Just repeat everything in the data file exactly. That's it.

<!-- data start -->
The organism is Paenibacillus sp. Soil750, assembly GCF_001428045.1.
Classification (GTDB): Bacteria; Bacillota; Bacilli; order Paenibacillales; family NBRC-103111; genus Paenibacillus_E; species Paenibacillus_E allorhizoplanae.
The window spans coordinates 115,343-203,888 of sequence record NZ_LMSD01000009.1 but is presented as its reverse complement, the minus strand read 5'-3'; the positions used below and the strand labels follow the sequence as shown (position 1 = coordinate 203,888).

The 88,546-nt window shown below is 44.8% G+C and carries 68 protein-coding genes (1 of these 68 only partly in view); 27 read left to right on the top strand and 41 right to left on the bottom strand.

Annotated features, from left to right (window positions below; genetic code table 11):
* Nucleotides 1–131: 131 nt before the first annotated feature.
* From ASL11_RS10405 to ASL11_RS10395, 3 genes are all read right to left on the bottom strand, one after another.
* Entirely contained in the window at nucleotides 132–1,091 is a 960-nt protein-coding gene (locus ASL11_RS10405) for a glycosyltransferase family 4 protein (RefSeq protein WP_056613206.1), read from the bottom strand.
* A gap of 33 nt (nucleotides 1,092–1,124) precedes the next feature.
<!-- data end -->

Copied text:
The organism is Paenibacillus sp. Soil750, assembly GCF_001428045.1.
Classification (GTDB): Bacteria; Bacillota; Bacilli; order Paenibacillales; family NBRC-103111; genus Paenibacillus_E; species Paenibacillus_E allorhizoplanae.
The window spans coordinates 115,343-203,888 of sequence record NZ_LMSD01000009.1 but is presented as its reverse complement, the minus strand read 5'-3'; the positions used below and the strand labels follow the sequence as shown (position 1 = coordinate 203,888).

The 88,546-nt window shown below is 44.8% G+C and carries 68 protein-coding genes (1 of these 68 only partly in view); 27 read left to right on the top strand and 41 right to left on the bottom strand.

Annotated features, from left to right (window positions below; genetic code table 11):
* Nucleotides 1–131: 131 nt before the first annotated feature.
* From ASL11_RS10405 to ASL11_RS10395, 3 genes are all read right to left on the bottom strand, one after another.
* Entirely contained in the window at nucleotides 132–1,091 is a 960-nt protein-coding gene (locus ASL11_RS10405) for a glycosyltransferase family 4 protein (RefSeq protein WP_056613206.1), read from the bottom strand.
* A gap of 33 nt (nucleotides 1,092–1,124) precedes the next feature.